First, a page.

WASHINGTON – Despite broad support from consumer advocates, state officials and health care leaders across the country, a bipartisan effort in Congress to stabilize health insurance markets and control rising premiums is being threatened by resurgent political fighting over the Affordable Care Act.
With time running out before millions of Americans could be subject to major rate hikes, it is increasingly unclear if Congress will be able to come together to offer relief.
The bipartisan health care push in the Senate health committee – spearheaded by Chairman Lamar Alexander, R-Tenn., and Sen. Patty Murray of Washington, the senior Democrat – has spawned an unusual outbreak of harmony between Republicans and Democrats over the last several weeks.
And it has fueled hopes that after seven years of bitter partisan fighting over the 2010 health care law, often called Obamacare, the two parties might be able to work together to help Americans burdened with rising health care costs.
Republicans and Democrats on the health committee have voiced support for funding monthly payments to insurers that help them offer lower copays and deductibles to millions of low-income consumers.
The uncertainty over these so-called cost-sharing reduction payments – which the Trump administration has repeatedly threatened to withhold – has prompted numerous insurers around the country to warn that they must raise premiums by double digits next year to account for the possibility that they won’t get the federal assistance.
And governors and state insurance regulators from both parties, as well as insurance industry officials, have called on Congress to end the uncertainty.
Tennessee’s regulator, Republican Julie McPeak, last week told the Senate health committee that assuring consistent cost-sharing payments is “the single most important issue” to stabilizing markets.
Senators from both parties also have expressed interest in setting up new systems to protect insurers from big losses if they are hit with very costly patients.
Such reinsurance systems are used in other marketplaces such as the Medicare Part D prescription drug program and are seen as crucial to controlling premiums.
But several senior Republicans – including Senate Finance Committee Chairman Orrin Hatch of Utah – have derided additional cost-sharing payments as a “bailout” for the insurers.
And many GOP lawmakers are demanding that Congress agree to give states greater flexibility to waive requirements in the 2010 health care law dictating minimum standards for what health insurance should cover.
“There still are significant differences to deal with,” Alexander warned Tuesday, noting the importance to Republicans of granting states more power, which many conservatives believe could help lower costs.
“A true compromise requires Democrats to accept something that Republicans want – more flexibility for states – and Republicans to accept something that Democrats want – continued funding for cost-sharing payments in the Affordable Care Act,” Alexander said.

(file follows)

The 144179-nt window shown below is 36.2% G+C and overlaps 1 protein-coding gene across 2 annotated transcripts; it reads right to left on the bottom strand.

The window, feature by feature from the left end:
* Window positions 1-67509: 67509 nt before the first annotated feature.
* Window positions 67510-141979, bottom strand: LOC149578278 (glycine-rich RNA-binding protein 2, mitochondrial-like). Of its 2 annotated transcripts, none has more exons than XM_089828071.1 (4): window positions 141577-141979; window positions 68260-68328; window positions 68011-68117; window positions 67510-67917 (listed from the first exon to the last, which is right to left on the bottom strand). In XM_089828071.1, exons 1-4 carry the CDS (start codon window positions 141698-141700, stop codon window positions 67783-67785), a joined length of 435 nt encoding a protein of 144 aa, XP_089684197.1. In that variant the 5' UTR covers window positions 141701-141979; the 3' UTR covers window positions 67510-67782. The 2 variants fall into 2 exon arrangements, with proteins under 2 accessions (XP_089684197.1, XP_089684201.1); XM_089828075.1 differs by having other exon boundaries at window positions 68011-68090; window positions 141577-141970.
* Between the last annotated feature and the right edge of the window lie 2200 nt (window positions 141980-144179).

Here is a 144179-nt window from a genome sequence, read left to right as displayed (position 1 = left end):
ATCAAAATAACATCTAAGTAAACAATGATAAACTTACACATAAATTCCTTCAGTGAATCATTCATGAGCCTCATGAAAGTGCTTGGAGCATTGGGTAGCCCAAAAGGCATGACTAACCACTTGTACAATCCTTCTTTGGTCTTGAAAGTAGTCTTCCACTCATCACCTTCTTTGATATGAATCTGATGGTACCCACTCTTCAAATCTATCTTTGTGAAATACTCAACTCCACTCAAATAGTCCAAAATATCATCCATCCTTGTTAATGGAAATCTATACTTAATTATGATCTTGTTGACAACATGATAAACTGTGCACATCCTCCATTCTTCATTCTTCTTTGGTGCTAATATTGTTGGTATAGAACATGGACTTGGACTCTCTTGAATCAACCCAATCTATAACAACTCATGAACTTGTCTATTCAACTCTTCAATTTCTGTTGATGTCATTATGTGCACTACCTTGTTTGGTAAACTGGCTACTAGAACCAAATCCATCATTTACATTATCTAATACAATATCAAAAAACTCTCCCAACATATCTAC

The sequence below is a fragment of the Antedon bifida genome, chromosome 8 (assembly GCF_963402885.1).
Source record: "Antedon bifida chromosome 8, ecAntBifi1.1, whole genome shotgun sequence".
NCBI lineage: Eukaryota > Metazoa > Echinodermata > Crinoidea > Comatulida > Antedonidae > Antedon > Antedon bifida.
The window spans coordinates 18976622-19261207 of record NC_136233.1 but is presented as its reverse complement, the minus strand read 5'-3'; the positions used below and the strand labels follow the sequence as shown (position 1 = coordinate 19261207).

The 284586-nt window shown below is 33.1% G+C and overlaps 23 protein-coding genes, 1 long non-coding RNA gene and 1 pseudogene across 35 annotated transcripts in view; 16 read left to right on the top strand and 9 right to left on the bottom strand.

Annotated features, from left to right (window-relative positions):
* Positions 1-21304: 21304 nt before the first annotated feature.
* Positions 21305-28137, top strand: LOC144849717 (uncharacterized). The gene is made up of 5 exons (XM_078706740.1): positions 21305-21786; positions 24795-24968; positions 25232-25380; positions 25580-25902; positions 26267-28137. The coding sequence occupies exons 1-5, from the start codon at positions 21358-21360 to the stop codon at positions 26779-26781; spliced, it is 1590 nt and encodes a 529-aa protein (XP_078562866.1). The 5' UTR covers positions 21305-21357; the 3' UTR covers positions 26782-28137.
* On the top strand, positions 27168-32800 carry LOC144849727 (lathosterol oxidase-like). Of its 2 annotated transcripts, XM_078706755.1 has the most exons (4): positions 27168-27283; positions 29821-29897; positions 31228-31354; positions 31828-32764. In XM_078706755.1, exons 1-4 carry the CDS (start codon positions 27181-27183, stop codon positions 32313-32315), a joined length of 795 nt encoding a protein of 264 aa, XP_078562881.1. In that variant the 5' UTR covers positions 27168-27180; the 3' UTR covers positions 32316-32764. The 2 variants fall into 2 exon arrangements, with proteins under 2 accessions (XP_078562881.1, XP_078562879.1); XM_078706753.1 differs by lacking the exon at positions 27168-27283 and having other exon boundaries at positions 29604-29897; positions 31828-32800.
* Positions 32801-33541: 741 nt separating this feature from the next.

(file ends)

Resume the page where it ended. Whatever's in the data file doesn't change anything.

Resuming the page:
But Democrats and many consumers advocates worry that weakening insurance standards in the current law could make insurance more difficult to get for sicker Americans.
“Democrats will reject any effort to use this discussion as a way to erode the guardrails and protections that so many patients and families rely on,” Murray warned Tuesday.
While debate over the future of consumer protections in the current law intensifies, partisan health care efforts are again proliferating on Capitol Hill.
Democratic lawmakers are lining up behind legislation by Sen. Bernie Sanders, I-Vt., to move toward a “single-payer” model of medical care that would put more health care under the control of the federal government.
And a group of Senate Republicans is kicking off a last-ditch effort to resuscitate the campaign to roll back the Affordable Care Act.
The prospects for both efforts appear dim.
House Minority Leader Nancy Pelosi, D-Calif., a leading liberal, dismissed Sanders’ bill Tuesday, saying her immediate goal is to protect the Affordable Care Act from President Donald Trump’s efforts to dismantle it.
And Senate GOP leaders and the White House are not rushing to embrace the new repeal push by Sens. Bill Cassidy, R-La., and Lindsey Graham, R-S.C.
Sen. John Thune, R-S.D., compared the bill’s chances for passage to “a double bank shot.”
The GOP has less than three weeks before authorization expires to use a special procedure to advance repeal legislation with only 50 votes. “I think that’s just really, really hard,” Thune said.
Alexander said he hopes he and Murray will be able to develop some compromise by the end of next week.
Insurance rates for 2018 for many state marketplaces are supposed to be finalized by the end of this month.